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Rhombus Area Calculator
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If you
took a steel box and jumped up and down on it,



it
might get to looking like this: 











All
of the sides would still be the same length, 


but
the angles wouldn't be 90 degrees any more. 


We
might have this: 











In
math, we call this shape a RHOMBUS. 


(WOW!
I wonder what planet they found that name on?) 





Anyway,
a rhombus is still like a square in some ways 



1)
All of the sides are still the same length. 



2)
Sides across from each other are still parallel. 





But
in one very important way, 


a
rhombus is very different from a square. 



1)
None of the angles are 90 degrees. 





The
sides of the rhombus that are across from each other are parallel. 


That
means we can play the old 


"Two
parallel lines and a line that crosses them" 


game
here too! 








Back
in the line game stuff, we had a rule that said 


that
if two parallel lines were crossed by another line, 


the
same side interior angles 


would
add up to 180 degrees, 





When
we have a rhombus, that bit of info really helps. 


It
tells us that ANY two angles that are next to each other 


will
add up to 180 degrees. 


Can
you see why? 





Just
roll the rhombus over onto the next side 


and
play the line game again. 











Example: 


Figure
out the measure of the angles in this rhombus ... 











OK,
in a rhombus two angles that are next to each other 


add
up to 180 degrees. 


So
that means we have: 











Now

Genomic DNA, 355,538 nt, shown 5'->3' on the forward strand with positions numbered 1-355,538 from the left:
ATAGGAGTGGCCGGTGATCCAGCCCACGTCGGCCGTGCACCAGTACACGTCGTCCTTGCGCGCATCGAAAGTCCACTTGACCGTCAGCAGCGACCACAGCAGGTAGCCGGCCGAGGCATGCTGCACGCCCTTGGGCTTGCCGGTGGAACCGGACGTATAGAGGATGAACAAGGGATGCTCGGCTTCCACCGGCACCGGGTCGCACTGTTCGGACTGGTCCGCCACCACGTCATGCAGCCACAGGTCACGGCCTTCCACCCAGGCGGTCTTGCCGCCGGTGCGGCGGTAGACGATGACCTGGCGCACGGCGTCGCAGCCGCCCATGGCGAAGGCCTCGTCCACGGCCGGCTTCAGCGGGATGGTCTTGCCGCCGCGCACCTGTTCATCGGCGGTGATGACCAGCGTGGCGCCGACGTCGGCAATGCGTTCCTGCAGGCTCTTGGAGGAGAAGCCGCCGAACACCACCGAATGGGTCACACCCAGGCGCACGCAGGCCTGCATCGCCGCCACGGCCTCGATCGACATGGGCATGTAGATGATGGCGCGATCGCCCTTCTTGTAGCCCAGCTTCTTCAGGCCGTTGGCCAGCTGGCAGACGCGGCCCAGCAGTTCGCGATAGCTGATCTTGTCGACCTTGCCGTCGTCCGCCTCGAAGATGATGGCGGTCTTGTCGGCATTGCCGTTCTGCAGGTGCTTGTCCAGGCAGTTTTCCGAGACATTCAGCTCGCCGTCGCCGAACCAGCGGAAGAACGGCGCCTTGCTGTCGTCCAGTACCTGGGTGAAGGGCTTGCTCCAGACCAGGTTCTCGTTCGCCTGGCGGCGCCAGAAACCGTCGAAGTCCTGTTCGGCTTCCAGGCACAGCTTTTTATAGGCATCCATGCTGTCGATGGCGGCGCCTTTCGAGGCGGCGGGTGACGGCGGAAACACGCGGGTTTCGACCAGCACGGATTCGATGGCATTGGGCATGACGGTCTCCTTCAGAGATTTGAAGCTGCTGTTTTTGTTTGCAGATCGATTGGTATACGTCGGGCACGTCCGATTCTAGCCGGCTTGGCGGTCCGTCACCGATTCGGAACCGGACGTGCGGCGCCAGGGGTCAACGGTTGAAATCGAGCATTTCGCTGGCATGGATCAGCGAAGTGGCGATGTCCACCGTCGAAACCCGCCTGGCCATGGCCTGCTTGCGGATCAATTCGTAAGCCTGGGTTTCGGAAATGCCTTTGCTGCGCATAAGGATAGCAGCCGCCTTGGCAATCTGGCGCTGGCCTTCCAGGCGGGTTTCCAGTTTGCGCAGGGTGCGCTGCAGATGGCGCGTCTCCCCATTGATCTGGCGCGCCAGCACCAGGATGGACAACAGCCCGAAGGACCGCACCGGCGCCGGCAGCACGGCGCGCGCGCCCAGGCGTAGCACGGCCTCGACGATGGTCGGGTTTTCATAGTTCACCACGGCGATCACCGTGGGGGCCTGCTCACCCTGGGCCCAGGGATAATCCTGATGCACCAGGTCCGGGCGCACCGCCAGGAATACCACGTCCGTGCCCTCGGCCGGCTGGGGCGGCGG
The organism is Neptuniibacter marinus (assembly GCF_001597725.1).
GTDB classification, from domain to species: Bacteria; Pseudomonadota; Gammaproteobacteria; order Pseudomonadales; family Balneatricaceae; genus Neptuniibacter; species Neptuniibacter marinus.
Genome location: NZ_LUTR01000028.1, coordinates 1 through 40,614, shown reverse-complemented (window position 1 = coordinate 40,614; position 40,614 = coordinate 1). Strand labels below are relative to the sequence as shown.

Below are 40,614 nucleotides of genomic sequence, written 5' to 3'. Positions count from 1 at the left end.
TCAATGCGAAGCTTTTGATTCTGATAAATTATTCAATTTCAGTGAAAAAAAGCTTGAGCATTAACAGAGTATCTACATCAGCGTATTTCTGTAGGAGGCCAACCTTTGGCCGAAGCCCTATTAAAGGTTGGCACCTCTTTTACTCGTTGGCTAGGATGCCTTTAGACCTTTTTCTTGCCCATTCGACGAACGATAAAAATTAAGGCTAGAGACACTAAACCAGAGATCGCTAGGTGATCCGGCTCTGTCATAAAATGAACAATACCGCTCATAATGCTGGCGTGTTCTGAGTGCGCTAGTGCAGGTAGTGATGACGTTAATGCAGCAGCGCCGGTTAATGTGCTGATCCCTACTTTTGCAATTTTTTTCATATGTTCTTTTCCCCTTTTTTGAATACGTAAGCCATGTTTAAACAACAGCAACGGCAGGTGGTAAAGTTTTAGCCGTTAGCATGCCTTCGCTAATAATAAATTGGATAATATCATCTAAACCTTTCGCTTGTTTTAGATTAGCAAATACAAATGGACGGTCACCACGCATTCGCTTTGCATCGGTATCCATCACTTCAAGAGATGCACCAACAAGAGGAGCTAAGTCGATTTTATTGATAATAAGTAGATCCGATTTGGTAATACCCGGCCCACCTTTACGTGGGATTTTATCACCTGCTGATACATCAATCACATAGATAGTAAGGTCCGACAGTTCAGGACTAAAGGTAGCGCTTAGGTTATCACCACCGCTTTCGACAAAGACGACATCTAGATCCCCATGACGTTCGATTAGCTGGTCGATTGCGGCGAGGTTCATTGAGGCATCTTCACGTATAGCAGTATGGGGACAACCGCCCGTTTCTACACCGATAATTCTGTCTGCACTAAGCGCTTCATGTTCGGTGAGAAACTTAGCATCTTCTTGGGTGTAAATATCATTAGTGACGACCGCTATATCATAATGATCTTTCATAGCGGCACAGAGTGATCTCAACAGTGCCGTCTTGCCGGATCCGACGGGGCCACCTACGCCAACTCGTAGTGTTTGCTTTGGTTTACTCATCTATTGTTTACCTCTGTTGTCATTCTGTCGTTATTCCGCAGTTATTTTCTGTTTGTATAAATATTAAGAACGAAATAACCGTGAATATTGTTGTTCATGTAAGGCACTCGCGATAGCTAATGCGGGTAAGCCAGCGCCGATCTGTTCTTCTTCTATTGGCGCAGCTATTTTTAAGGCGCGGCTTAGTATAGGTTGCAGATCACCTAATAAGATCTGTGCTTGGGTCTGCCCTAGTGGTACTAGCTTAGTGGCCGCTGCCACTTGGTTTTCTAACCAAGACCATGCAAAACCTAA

just play the game with each of these angles 


and
the unknown angle next to it ... 


We
get: 








To
figure out the area of a rhombus 


we
need to know one more thing. 


We
need to know how far it is 


from
the top of the rhombus to the bottom. 











Here's
why ... 


If
we had a big knife, we could chop a corner off of the rhombus 


like
this: 











And
move the piece over like this: 











Now
we have a rectangle, 


and
rectangles are easy to deal with ... 





Example: 


Find
the area of this rhombus: 











Chop
it up and reassemble it ... 











Multiply
the length times the width 


to
get the area ... 








One
other thing you should know about a rhombus. 


A
rhombus has less area than a square 


that
has sides of the same length. 


(Hey,
if you squash something it will hold less stuff) 











The
diagonal lines in a rhombus work sort of like they do in a square: 



1)
They chop the corner angles exactly in half 



2)
They chop each other exactly in half 



3)
The angles we get where they cross are exactly 90 degrees 





They
are different from the diagonal lines in squares in one big way: 



1)
Rhombus diagonals are NOT the same length as each other. 











copyright 2008 Bruce Kirkpatrick